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Internet restrictions a further blow to church mission in Pakistan

Catholic media organizations are worried tough new law could be used to silence the country’s Christian minority.

Internet restrictions a further blow to church mission in Pakistan

Pakistani employees of an online marketplace company Kaymu at work in Karachi in this file photo.  The Pakistani government has a new cyber security law that gives authorities special powers 'needed to protect citizens.' (Photo by AFP) 

A controversial cyber security law that allows Pakistan’s government to widen police online activity may cut off one of the last evangelization avenues left in the Muslim-majority nation.

Catholic communication experts claim that the Prevention of Electronic Crimes Bill, passed in August, could be used as another way to silence Christian voices.

"The internet is an important tool to proclaim the word of God and faith formation in the Islamic republic. Many priests use Facebook to share their activities in restive regions. Restricted internet means restriction on evangelization," Father Qaiser Feroz, director of the Workshop Audio Visual Education studio, the national Catholic communication center, told ucanews.com.

"The bill is ambiguous and could be misused," the priest said. "We support the ban on immoral sites and content against religious belief but there should be no restriction on information related to democracy or development."

The Pakistani government said that the new powers are needed to protect citizens against the threat of terrorism, according to a Reuters report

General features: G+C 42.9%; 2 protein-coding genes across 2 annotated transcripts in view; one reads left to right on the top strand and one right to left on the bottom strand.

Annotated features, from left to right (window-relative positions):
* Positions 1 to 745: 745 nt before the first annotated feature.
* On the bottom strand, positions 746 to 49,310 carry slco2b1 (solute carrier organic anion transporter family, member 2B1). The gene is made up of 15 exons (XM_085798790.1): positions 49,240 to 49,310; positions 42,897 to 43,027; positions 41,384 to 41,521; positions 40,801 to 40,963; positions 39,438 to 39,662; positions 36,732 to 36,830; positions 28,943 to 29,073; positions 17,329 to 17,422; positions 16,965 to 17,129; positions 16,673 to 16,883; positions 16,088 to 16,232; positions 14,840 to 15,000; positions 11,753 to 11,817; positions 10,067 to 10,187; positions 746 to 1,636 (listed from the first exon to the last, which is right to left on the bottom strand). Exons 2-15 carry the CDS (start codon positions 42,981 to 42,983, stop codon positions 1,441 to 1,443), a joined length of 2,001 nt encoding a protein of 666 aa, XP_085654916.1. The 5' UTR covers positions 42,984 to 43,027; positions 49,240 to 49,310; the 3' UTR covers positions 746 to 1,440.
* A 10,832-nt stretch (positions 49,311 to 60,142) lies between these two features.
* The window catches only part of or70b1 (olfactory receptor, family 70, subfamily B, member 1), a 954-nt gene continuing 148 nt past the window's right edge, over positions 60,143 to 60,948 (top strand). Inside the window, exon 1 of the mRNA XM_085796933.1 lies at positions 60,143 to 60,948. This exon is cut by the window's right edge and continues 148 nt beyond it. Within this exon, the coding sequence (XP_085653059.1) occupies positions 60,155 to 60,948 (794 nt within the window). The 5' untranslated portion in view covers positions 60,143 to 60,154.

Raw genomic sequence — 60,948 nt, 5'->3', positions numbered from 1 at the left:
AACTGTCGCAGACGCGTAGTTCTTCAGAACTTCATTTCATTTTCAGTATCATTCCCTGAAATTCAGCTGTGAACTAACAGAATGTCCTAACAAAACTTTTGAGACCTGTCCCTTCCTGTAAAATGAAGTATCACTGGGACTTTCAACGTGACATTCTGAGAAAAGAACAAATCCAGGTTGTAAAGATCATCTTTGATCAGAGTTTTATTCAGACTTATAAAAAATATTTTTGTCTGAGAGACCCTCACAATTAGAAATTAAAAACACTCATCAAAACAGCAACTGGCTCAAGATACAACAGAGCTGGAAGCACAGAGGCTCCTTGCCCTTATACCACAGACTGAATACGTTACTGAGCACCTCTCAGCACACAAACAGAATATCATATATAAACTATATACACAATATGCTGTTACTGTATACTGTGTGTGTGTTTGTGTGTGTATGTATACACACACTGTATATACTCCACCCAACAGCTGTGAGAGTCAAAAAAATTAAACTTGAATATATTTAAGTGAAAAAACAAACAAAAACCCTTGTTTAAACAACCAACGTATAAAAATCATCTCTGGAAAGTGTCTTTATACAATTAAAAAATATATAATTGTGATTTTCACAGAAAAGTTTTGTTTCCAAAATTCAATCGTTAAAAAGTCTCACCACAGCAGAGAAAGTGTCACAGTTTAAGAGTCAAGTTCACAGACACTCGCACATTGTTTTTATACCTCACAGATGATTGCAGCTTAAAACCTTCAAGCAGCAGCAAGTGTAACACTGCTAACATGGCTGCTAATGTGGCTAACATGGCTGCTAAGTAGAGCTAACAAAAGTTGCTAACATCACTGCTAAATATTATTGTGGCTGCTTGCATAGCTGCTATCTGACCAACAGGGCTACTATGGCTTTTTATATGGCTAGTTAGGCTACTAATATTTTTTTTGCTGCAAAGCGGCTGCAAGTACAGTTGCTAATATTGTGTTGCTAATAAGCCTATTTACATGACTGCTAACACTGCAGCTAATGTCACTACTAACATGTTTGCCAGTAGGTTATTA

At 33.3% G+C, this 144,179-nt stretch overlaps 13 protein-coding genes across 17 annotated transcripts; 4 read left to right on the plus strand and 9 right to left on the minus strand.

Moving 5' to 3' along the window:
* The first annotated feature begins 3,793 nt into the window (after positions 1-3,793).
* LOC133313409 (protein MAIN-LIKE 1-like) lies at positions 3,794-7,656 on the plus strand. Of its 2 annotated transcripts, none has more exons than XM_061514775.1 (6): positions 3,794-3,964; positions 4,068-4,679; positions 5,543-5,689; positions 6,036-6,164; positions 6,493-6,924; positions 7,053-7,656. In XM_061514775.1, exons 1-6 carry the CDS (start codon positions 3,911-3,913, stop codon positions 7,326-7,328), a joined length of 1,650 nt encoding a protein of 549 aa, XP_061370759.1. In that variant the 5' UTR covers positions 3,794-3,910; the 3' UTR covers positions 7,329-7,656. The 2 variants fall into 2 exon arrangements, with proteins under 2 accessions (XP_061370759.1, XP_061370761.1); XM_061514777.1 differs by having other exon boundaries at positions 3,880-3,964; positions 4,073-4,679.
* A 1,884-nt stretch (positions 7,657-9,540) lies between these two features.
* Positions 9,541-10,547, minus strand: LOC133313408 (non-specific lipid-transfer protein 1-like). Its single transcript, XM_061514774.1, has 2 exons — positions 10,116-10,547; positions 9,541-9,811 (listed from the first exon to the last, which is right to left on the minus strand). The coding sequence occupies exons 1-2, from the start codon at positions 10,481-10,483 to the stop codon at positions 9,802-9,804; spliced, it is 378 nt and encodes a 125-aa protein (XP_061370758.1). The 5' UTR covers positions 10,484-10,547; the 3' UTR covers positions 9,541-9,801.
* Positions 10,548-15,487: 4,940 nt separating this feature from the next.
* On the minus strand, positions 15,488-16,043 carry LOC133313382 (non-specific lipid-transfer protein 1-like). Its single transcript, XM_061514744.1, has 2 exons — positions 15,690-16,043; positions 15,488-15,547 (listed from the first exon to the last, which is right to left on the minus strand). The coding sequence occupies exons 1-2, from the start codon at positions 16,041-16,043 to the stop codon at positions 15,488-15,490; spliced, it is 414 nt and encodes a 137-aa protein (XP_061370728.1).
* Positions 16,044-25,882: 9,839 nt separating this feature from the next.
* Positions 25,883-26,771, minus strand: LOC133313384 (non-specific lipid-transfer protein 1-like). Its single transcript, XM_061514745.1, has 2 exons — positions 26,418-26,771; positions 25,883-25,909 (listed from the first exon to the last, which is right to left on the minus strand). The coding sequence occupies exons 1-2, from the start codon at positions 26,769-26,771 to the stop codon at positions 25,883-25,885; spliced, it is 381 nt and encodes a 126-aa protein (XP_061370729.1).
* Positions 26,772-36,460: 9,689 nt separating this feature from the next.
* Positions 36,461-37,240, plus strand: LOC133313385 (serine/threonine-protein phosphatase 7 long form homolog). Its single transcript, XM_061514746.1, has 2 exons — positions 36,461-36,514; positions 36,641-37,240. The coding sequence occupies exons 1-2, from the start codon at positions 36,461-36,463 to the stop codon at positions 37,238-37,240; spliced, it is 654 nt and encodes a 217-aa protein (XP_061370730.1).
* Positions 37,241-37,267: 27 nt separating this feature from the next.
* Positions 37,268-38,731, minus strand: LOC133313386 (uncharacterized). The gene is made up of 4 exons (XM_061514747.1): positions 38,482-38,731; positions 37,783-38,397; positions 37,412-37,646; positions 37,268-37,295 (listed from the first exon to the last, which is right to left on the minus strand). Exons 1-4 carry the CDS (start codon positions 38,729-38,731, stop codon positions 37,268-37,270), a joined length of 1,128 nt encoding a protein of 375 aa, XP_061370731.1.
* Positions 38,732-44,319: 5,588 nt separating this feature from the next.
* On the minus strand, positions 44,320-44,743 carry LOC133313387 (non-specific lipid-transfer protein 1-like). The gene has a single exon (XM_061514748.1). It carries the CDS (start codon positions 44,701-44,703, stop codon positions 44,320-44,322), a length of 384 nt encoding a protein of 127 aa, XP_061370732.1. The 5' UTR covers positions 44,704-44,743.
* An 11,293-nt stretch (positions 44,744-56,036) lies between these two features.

The new law envisages 14-year jail terms for cyber terrorism and seven-year stints for campaigning against innocent people and spreading hate on the basis of ethnicity, religion or sect. Three-year terms were also added for "spoofing" — where hackers mimic a person’s online identity.

The church and human rights activists were concerned about vague definitions in the law which could allow current Christian internet activity to be deemed illegal.

While Muslims can easily preach or propagate their religious beliefs, non-Muslims are restricted from proselytizing. Christians who have been accused of overstepping their restrictions in the past met with severe consequences.

In 2012, a dozen armed Muslims stormed the Grace Ministry Church in Faisalabad, seriously wounding two Christians. The raid was sparked by charges that church was trying to covert locals.

Christian internet activity has increasingly been the source of confrontation. Local Facebook users complaining that videos posted by Lahore-based Catholic TV constituted anti-state activity, a station employee said on condition of anonymity

In another incident, the Punjab government's prosecution department issued a legal notice on Aug. 31 to TV actor, Hamza Ali Abbasi for spreading "false rumors" about hundreds of children being kidnapped from Lahore via Facebook posts.

The actor said he was only quoting media reports and that he was being targeted for being a supporter of the opposition Tehreek-e-Insaf party.

The internet is one of the few outlets left for Pakistan’s Christian media after Catholic TV channels were forced off air. The Pakistan Electronic Media Regulatory Authority closed 11 "illegal" Christian TV channels on Sept. 23. Pakistan's first Catholic radio station, Media for Jesus also exists exclusively online.

Jasber Ashiq, director of Catholic TV Pakistan, has already had to deal with government restrictions. "Now we stream our programs live on Facebook and recorded programs are posted on YouTube. But we had to look for alternate sites when the government imposed a three-year ban on YouTube [which was lifted in January]", said Ashiq.

Bishop of Faisalabad Joseph Arshad, who is head of the Commission for Social Communications, said that internet activity must proceed with caution. "We have to be careful not to hurt the other community [Muslims]," he said.

The latest developments came after Freedom House, a Washington DC-based research firm, listed Pakistan among the 10 worst countries for internet freedom in its Freedom on the Net 2016 report.

The report cited a case in which anti-terrorism courts sentenced a man to 13 years in prison for liking an internet post against the beliefs of Sunni Muslims.

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